Uncomplicated Vulvovaginal Candidiasis
Terconazole is used intravaginally for the treatment of vulvovaginal candidiasis. Prior to initial use of miconazole in a woman who has signs and symptoms of uncomplicated vulvovaginal candidiasis, the diagnosis should be confirmed either by demonstrating yeast or pseudohyphae with direct microscopic examination of vaginal discharge (saline or 10% potassium hydroxide [KOH] wet mount or Gram stain) or by culture; identifying Candida by culture in the absence of symptoms is not an indication for antifungal treatment since approximately 10-20% of women harbor Candida or other yeasts in the vagina. When an adequate response is not achieved following a course of terconazole therapy for vulvovaginal candidiasis or if there is recurrence of symptoms within 2 months, appropriate microbiologic studies should be performed to confirm the diagnosis and identify unusual Candida species (e.g., C. glabrata).
Up to 75% of women reportedly have at least one episode of vulvovaginal candidiasis and 40-45% have 2 or more episodes during their lifetime, but a small percentage of women (up to 5%) have recurrent vulvovaginal candidiasis (i.e., 4 or more episodes of symptomatic vulvovaginal candidiasis in a year). While certain factors may precipitate a sporadic attack of vulvovaginal candidiasis and have been associated with an increased risk for recurrent vulvovaginal candidiasis (e.g., uncontrolled diabetes mellitus, pregnancy, oral contraceptive use, corticosteroid or other immunosuppressive therapy, immunodeficiency, use of intravaginal sponges or devices, repeated courses of topical or systemic antibacterial agents), these factors are not present in most women who have recurrent episodes.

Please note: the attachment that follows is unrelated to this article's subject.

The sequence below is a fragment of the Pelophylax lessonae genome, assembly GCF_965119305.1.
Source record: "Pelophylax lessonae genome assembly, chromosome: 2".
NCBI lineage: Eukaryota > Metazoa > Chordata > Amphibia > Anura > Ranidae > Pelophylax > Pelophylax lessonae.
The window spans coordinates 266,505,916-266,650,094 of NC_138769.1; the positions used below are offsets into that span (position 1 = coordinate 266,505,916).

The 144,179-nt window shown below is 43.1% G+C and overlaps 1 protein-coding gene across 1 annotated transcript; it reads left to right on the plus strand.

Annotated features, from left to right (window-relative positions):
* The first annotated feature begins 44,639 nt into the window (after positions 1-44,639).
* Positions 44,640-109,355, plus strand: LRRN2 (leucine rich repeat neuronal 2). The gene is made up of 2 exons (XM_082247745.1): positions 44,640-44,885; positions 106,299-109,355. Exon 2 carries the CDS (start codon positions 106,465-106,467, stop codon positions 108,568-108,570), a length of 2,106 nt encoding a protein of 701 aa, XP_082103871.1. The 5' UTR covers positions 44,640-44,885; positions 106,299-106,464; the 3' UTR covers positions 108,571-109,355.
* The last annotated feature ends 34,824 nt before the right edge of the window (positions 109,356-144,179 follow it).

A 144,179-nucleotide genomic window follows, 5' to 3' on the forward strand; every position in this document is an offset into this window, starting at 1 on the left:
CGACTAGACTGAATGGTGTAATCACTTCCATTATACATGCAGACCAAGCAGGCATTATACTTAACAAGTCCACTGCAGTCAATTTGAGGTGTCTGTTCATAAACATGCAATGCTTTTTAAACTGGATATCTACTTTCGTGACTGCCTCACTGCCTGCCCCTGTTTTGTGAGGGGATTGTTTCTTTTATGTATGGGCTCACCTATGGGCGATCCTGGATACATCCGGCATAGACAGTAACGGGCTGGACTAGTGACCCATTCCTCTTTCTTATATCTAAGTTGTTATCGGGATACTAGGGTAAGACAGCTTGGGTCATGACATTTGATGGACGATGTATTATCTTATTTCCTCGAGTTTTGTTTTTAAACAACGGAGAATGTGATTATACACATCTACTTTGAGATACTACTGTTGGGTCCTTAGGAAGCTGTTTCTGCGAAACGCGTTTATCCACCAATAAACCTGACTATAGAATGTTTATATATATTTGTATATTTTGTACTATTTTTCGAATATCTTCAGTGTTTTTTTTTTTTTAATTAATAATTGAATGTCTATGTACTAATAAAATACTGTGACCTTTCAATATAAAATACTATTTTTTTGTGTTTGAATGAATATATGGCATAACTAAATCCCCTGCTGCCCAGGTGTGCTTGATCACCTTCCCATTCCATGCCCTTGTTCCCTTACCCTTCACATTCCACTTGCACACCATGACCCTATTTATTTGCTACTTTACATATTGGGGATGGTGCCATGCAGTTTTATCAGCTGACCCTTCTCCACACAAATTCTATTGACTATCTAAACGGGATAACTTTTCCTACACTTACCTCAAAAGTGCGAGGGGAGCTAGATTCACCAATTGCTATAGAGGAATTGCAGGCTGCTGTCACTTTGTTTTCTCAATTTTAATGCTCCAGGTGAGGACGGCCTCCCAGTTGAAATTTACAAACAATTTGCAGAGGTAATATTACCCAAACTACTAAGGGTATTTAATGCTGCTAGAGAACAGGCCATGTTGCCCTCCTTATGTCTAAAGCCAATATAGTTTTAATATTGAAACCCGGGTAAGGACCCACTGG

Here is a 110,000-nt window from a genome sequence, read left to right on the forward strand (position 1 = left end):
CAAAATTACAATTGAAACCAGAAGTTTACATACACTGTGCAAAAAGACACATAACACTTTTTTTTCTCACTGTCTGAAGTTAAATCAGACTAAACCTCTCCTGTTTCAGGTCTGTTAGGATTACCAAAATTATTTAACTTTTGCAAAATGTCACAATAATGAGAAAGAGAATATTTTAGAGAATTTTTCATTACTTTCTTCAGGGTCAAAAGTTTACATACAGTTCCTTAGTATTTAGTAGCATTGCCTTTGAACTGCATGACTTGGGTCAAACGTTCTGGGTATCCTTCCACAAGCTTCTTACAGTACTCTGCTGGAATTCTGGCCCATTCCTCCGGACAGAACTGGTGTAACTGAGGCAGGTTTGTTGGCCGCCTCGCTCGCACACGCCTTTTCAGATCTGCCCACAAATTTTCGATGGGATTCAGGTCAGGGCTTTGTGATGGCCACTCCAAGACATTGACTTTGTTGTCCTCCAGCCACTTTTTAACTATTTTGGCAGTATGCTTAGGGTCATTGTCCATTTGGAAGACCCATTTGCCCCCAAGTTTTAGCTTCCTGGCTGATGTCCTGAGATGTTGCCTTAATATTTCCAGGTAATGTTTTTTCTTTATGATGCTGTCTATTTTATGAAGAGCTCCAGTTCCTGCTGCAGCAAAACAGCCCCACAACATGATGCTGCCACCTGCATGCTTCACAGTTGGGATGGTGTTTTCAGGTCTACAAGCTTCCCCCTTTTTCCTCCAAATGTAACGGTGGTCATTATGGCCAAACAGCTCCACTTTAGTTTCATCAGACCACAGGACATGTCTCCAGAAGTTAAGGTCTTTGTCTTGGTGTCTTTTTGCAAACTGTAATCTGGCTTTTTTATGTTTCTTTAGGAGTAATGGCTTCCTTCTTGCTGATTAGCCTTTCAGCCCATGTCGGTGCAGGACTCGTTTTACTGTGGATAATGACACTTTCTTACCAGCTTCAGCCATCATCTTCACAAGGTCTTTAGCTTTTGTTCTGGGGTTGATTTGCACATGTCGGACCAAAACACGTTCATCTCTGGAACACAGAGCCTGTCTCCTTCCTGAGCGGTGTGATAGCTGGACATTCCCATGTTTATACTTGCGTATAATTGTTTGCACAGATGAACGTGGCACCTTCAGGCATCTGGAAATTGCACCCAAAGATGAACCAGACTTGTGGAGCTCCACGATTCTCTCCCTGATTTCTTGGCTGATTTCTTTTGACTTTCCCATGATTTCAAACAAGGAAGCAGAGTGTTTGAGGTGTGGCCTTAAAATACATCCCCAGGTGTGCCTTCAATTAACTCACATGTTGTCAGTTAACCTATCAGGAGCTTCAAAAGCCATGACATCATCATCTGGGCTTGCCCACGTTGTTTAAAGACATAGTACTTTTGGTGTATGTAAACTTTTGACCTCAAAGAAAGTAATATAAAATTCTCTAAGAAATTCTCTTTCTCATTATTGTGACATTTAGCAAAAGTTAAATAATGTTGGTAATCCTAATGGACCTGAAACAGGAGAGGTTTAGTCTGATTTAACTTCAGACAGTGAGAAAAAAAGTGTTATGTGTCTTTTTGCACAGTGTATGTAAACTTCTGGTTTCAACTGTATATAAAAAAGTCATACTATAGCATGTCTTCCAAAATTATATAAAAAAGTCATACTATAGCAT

Azole antifungals (imidazole and triazole derivatives) are considered the drugs of choice for the treatment of vulvovaginal candidiasis. The US Centers for Disease Control and Prevention (CDC) and other clinicians generally recommend that uncomplicated vulvovaginal candidiasis (defined as vulvovaginal candidiasis that is mild to moderate, sporadic or infrequent, most likely caused by Candida albicans, and occurring in immunocompetent women) should be treated with an intravaginal azole antifungal (e.g., butoconazole, clotrimazole, miconazole, terconazole, tioconazole) given in appropriate single-dose or short-course regimens or, alternatively, oral fluconazole given in a single-dose regimen. These regimens generally have been associated with clinical and mycologic cure rates of 80-90% in otherwise healthy, nonpregnant women with uncomplicated infections, and there is no clear evidence that any one intravaginal azole antifungal regimen is superior to any other intravaginal azole regimen available for the treatment of these infections. While intravaginal nystatin also can be used for the treatment of uncomplicated vulvovaginal candidiasis, it generally is less effective than intravaginal azole antifungals. A longer duration of therapy (i.e., 7-14 days) with an intravaginal or oral azole antifungal generally is necessary for the treatment of complicated vulvovaginal candidiasis, including recurrent and severe disease. Complicated vulvovaginal candidiasis is defined as infections that are recurrent or severe, caused by Candida other than C. albicans, or occurring in women who have underlying medical conditions such as pregnancy, uncontrolled diabetes, debilitation, or immunosuppression.